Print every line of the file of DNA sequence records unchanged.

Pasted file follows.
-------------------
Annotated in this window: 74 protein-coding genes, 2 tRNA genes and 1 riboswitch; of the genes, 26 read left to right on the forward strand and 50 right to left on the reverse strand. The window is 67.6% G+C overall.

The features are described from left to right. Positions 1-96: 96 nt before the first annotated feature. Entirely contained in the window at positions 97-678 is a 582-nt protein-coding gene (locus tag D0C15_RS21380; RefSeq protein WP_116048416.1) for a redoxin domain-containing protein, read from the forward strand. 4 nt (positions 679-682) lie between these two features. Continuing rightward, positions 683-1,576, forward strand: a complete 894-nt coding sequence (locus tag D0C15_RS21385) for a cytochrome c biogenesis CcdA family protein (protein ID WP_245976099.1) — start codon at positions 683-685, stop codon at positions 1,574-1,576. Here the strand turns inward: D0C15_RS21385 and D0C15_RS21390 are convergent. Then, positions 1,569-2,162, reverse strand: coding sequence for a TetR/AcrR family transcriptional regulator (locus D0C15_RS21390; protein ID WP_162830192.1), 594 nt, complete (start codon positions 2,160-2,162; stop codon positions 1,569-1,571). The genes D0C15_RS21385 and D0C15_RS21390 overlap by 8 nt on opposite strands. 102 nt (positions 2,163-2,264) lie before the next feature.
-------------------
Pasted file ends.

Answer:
Annotated in this window: 74 protein-coding genes, 2 tRNA genes and 1 riboswitch; of the genes, 26 read left to right on the forward strand and 50 right to left on the reverse strand. The window is 67.6% G+C overall.

The features are described from left to right. Positions 1-96: 96 nt before the first annotated feature. Entirely contained in the window at positions 97-678 is a 582-nt protein-coding gene (locus tag D0C15_RS21380; RefSeq protein WP_116048416.1) for a redoxin domain-containing protein, read from the forward strand. 4 nt (positions 679-682) lie between these two features. Continuing rightward, positions 683-1,576, forward strand: a complete 894-nt coding sequence (locus tag D0C15_RS21385) for a cytochrome c biogenesis CcdA family protein (protein ID WP_245976099.1) — start codon at positions 683-685, stop codon at positions 1,574-1,576. Here the strand turns inward: D0C15_RS21385 and D0C15_RS21390 are convergent. Then, positions 1,569-2,162, reverse strand: coding sequence for a TetR/AcrR family transcriptional regulator (locus D0C15_RS21390; protein ID WP_162830192.1), 594 nt, complete (start codon positions 2,160-2,162; stop codon positions 1,569-1,571). The genes D0C15_RS21385 and D0C15_RS21390 overlap by 8 nt on opposite strands. 102 nt (positions 2,163-2,264) lie before the next feature.